I have been roused abruptly from a comfortable hibernation and inactivity induced by the nasty cold snap and it has been quickly replaced by a familiar, seasonal panic. An alarming email from a nursery proclaiming ‘time is running out for bareroot planting’ and ‘spring is just around the corner’ was given more weight as I worked in the garden yesterday in the company of singing birds and swelling buds. The nursery were right; though there were patches of snow on the ground just last weekend, here at least, spring is definitely on the starting blocks, ready to sprint away at any moment. How will I ever keep up? No matter how much I plan and prepare the spring panic always strikes.
Top of my to do list was ordering the last few bareroot plants I need. I ordered some trees and a stretch of hedging as soon as bareroot plants became available at the end of last year, but I have decided to fill a space I was saving for an asparagus bed with more soft fruit: Autumn raspberries because they are a complete luxury requiring bargain basement care. When all the other soft fruits are over and incredibly expensive in the shops autumn raspberries reward minimum effort with a fantastic, delicious crop. A layer of mulch and chop them to the ground about now and they provide fruit from August to the frosts. Blackcurrants because they are a favourite for jam making and with few more bushes I can avoid considered, careful pruning (to which I am not naturally suited!) and stool the bushes in rotation every three years. As they have most fruit on one and two year old growth this regime works well. Tart Blackcurrants also have the advantage of being one of the fruits that actually make it to the kitchen in great volume- sweeter fruits get grazed as people pass by. I also fancy trying flavouring vodka with blackcurrants, my previous winter warmers, bramble brandy, raspberry vodka and sloe gin proved very popular in the cold snap!
I have chosen the blackcurrant ‘Ebony’ an early cultivar with extra large, sweet berries and the autumn raspberry ‘Joan J’, new to me but the nursery write up claims it is bigger and tastier than ‘Autumn Bliss’, an old favourite, so it has to be worth a try.
|Autumn fruiting yellow raspberry 'Fall Gold' in the garden last year. Prolific and flavoursome.|
Choosing bareroot plants has huge advantages, there is normally a far greater choice of varieties and the cost savings are considerable plus less water, fertilizers and fuel are used in their growing and delivery. Admittedly what arrives in the post can look a little alarming to the uninitiated, dead sticks with a tangle of roots but I don’t think I have ever had a bareroot tree or shrub fail and I am not the type to lavish them with care! The stock friendly hedge I planted over Christmas is already budding-up nicely. Thanks to a faulty electric fence the stock, (the wily equines Frank, Stan and Sillas) have already sampled it and are still standing. Their diligent nipping out of the tops should mean they shoot nicely further down. The hedge includes hawthorn, crab apple, dog rose, dogwood, field maple, guelder rose, hazel and the wayfaring tree and so it should be a haven for wildlife as well as stock proof once it is established.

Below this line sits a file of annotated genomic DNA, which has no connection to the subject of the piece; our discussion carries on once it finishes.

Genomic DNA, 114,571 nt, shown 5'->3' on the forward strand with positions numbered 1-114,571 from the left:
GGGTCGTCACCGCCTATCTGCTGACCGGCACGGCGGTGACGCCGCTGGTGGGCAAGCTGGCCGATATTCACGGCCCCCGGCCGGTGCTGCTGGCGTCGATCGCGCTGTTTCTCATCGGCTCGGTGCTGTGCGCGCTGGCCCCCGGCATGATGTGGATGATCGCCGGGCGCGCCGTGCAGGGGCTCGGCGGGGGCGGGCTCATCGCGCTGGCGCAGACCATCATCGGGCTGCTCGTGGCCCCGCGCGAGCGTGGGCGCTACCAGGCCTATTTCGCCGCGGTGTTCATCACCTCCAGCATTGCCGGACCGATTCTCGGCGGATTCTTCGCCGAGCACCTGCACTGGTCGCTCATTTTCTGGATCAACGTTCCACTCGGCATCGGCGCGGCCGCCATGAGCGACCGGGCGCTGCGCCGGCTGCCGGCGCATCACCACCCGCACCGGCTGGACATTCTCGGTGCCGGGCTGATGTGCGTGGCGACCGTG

|A barrow load of bareroot stock friendly hedging|
Running from November until March, the bareroot season is actually a very wide window of opportunity, all the more galling that I am only getting my act together now, as planting earlier, before the very cold weather gives plants the best start and you the best chance of getting the varieties you want. Stocks do run out, having said this the tardy can sometimes pick up a bargain or at least cut price delivery as nurseries try to shift stock before it is all too late. This is where I came in: my plants are now ordered and should arrive in the nick of time. Now there is just the seed box to sort, plug plants to order, the perennials to chop, mulch to spread...
Some tips for bareroot planting:
v Get the plants in the ground as soon as possible after they arrive if the soil is not water logged or frozen.
v The plants look lifeless but can still be damaged by frost and drying winds so if the ground is frozen when they arrive plunge the roots in a sack of compost or pot stuffed with straw and stash them in a cool shed. This can be tough with larger trees, last year I was caught out by weeks of freezing temperatures and kept a clutch of bareroot fruit trees alive by wrapping their roots in layers of newspapers, old duvets and carpets.
v If the weather is reasonable but you are just not quite ready heel the plants in. Dig a trench large enough to accommodate the roots of the plants, lay the plants in the trench at an angle and cover the roots with soil. The plants should be fine for a few weeks but should be planted properly before spring.
v Buy from a good nursery - the way your plant is grown, lifted, stored and transported will all affect how well it gets away in the spring.